Since my last, some changes have taken place in our plans and operations in the propagation of the Gospel, which are rather interesting.

I availed myself of a fortnights vacation to pay a visit to my Indian friends, who have really done wonders, and notwithstanding the prevalent opinion of the whites, that the Indians are too degenerate to become useful members of Society, yet I am perfectly satisfied that if the neces-poor sary aid shall be afforded me, either by the government or private individuals, an extraordinary work under Divine Providence will speedily take place among these people.--They have exceeded our sanguine expectations, in the cultivation of this land since the last winter, and their crops of potatoes, &c. really appear equal, if not superior to many of the whites, and the influence of the Romish Priest is evidently decreasing.-As I was under the necessity of walking to the Indian settlement, a distance of 50 miles (instead of 45 as I before stated) I was under the necessity of calling for refreshment at a tavern at midnight, but such was the cruel animosity of the people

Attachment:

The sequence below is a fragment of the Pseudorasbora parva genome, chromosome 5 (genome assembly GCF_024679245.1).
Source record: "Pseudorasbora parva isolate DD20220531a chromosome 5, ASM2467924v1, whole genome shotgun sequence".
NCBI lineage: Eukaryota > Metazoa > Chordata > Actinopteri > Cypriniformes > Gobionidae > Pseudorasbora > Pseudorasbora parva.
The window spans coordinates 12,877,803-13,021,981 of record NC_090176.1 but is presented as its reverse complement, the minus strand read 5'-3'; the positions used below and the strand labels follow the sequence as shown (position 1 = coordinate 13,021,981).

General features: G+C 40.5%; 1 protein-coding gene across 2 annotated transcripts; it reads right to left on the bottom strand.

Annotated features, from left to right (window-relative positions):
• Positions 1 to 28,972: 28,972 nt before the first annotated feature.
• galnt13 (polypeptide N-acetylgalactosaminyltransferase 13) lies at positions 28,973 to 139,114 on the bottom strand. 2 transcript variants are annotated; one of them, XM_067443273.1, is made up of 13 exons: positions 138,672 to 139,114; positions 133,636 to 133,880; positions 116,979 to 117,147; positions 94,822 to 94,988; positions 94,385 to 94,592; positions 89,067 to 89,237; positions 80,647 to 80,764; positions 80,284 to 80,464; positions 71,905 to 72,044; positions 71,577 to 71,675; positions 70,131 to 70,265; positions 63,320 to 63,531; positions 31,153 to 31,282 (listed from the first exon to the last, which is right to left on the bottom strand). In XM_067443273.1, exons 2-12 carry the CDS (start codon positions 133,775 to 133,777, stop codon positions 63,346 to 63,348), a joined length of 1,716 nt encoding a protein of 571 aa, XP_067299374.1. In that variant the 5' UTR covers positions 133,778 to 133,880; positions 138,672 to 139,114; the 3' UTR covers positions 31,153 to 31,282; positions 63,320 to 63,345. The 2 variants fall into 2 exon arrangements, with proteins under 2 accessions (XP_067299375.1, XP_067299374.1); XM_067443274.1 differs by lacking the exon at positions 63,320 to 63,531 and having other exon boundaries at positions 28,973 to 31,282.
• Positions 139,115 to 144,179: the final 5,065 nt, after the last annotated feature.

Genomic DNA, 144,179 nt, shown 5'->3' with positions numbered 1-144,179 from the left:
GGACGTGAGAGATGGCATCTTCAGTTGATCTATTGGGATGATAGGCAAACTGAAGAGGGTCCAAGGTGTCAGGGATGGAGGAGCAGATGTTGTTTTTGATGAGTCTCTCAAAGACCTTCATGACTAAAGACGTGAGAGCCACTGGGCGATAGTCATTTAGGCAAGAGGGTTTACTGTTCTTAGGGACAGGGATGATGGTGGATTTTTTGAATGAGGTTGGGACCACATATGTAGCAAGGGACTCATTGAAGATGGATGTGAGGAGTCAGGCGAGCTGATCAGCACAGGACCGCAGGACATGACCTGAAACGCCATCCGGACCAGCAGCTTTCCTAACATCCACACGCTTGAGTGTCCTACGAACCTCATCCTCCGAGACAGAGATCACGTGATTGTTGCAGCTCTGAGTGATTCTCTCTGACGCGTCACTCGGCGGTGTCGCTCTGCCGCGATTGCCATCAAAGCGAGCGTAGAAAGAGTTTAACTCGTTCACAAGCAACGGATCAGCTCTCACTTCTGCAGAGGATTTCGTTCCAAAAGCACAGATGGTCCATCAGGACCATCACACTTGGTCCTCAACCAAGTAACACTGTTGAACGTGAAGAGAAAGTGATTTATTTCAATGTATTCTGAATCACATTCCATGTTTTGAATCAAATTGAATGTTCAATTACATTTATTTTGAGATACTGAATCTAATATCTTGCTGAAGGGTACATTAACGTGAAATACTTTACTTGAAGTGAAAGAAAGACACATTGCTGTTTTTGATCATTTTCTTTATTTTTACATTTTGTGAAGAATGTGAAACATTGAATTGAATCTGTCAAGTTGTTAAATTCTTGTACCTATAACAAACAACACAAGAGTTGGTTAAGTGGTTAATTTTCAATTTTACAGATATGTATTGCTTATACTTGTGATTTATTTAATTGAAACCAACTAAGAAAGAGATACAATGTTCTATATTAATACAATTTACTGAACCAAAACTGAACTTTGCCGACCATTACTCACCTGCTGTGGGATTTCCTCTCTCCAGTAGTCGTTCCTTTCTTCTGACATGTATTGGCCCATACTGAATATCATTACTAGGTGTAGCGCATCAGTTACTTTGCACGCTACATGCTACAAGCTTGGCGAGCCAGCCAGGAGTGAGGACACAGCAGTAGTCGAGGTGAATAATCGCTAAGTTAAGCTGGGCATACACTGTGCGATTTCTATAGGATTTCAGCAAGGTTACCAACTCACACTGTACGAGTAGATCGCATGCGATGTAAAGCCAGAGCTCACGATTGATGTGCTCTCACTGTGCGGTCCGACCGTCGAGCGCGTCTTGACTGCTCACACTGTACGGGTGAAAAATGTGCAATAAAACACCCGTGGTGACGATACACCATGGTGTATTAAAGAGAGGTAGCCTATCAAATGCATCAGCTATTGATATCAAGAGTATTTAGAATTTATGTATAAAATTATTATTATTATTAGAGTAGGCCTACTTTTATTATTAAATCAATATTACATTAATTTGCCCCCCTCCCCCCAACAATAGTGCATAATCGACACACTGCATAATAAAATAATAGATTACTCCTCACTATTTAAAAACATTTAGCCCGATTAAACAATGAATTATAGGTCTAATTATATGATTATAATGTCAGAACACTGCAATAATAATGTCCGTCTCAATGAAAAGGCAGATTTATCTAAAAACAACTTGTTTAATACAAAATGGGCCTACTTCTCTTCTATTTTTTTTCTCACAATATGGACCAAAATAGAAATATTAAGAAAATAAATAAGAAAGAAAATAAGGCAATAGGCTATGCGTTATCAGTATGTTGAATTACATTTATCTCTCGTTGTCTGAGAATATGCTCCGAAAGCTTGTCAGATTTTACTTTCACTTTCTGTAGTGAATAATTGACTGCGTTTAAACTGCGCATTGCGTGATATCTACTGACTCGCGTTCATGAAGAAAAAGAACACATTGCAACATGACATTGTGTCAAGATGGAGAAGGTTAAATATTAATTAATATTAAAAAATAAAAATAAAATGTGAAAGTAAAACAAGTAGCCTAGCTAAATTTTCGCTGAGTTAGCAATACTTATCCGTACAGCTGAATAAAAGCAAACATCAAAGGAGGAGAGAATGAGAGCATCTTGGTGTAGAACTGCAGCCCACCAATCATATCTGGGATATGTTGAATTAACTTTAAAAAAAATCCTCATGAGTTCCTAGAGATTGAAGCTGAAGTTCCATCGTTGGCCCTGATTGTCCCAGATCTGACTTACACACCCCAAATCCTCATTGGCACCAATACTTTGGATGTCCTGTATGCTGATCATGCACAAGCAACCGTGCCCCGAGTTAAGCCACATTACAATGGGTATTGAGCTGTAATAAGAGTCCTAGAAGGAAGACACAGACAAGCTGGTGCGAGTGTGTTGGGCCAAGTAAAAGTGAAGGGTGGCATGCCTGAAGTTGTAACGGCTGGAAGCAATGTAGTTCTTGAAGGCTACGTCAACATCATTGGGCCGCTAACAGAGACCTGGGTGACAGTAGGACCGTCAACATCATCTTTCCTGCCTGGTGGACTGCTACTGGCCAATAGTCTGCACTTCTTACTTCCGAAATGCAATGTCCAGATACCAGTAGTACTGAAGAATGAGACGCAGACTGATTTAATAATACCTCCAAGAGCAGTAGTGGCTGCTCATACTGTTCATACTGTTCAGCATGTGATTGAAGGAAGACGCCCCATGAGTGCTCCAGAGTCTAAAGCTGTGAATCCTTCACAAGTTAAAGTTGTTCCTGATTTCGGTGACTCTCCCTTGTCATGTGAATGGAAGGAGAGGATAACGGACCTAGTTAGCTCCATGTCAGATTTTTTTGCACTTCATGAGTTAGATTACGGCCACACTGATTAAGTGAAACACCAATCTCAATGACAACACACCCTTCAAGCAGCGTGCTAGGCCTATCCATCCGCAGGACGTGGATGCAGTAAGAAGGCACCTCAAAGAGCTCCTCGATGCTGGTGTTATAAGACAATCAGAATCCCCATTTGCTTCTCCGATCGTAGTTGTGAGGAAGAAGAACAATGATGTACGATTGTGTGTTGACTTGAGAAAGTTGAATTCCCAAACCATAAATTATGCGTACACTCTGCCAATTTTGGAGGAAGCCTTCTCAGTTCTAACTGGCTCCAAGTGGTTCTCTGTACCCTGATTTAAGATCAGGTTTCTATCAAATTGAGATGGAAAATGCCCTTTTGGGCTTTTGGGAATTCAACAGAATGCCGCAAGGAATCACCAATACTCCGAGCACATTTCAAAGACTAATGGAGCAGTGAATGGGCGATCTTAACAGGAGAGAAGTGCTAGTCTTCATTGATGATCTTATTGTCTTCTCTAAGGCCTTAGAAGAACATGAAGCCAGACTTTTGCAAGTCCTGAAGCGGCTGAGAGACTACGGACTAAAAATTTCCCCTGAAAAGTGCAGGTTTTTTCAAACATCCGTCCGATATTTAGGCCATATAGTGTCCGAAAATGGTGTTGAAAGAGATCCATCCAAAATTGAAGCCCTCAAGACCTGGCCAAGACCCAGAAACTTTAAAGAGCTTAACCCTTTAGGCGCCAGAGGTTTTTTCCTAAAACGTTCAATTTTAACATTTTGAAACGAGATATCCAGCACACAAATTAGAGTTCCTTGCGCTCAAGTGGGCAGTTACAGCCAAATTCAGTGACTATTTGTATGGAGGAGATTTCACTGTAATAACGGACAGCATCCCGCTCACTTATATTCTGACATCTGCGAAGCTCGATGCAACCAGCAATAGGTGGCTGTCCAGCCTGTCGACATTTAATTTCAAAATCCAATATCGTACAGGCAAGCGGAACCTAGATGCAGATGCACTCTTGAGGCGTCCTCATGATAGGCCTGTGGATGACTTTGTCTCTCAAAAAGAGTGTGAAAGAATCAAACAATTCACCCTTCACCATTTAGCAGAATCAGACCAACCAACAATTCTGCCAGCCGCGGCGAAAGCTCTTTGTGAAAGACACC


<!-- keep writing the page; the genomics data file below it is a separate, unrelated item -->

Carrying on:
have thereby contracted among the Colo-
nists have ruined their morals; and the
remarkable fondness of the parents
shewn towards their children has induced
them to return to their wild habits.-Will
you have the goodness to mention to Mr.
Stonard that there is about £60. re-
maining out of the money voted by the
Society, with which we intend to con-
tinue the supply of the provisions to the
Indians. When that sum is expended, I
shall of course render a correct state-
ment to the Secretary.

I remain yours most truly,